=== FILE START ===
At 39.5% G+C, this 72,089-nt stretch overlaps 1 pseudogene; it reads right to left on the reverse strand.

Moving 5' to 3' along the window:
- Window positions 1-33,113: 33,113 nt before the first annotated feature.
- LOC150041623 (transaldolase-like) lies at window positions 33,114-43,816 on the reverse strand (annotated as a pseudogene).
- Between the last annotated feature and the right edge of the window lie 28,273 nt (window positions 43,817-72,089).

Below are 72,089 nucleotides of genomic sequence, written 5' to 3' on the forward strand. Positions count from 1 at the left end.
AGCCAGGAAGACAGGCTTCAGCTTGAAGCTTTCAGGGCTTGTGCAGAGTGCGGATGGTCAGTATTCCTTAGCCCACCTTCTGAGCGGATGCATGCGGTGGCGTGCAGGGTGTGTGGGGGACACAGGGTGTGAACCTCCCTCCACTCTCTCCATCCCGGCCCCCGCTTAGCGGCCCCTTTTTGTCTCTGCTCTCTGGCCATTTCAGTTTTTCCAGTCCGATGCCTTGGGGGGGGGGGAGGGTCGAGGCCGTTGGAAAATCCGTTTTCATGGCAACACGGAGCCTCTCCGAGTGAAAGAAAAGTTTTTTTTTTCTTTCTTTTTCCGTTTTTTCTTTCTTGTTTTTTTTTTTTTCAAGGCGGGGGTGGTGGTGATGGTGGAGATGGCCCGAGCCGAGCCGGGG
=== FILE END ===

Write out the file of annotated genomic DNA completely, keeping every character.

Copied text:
At 39.5% G+C, this 72,089-nt stretch overlaps 1 pseudogene; it reads right to left on the reverse strand.

Moving 5' to 3' along the window:
- Window positions 1-33,113: 33,113 nt before the first annotated feature.
- LOC150041623 (transaldolase-like) lies at window positions 33,114-43,816 on the reverse strand (annotated as a pseudogene).
- Between the last annotated feature and the right edge of the window lie 28,273 nt (window positions 43,817-72,089).

Below are 72,089 nucleotides of genomic sequence, written 5' to 3' on the forward strand. Positions count from 1 at the left end.
AGCCAGGAAGACAGGCTTCAGCTTGAAGCTTTCAGGGCTTGTGCAGAGTGCGGATGGTCAGTATTCCTTAGCCCACCTTCTGAGCGGATGCATGCGGTGGCGTGCAGGGTGTGTGGGGGACACAGGGTGTGAACCTCCCTCCACTCTCTCCATCCCGGCCCCCGCTTAGCGGCCCCTTTTTGTCTCTGCTCTCTGGCCATTTCAGTTTTTCCAGTCCGATGCCTTGGGGGGGGGGGAGGGTCGAGGCCGTTGGAAAATCCGTTTTCATGGCAACACGGAGCCTCTCCGAGTGAAAGAAAAGTTTTTTTTTTCTTTCTTTTTCCGTTTTTTCTTTCTTGTTTTTTTTTTTTTCAAGGCGGGGGTGGTGGTGATGGTGGAGATGGCCCGAGCCGAGCCGGGG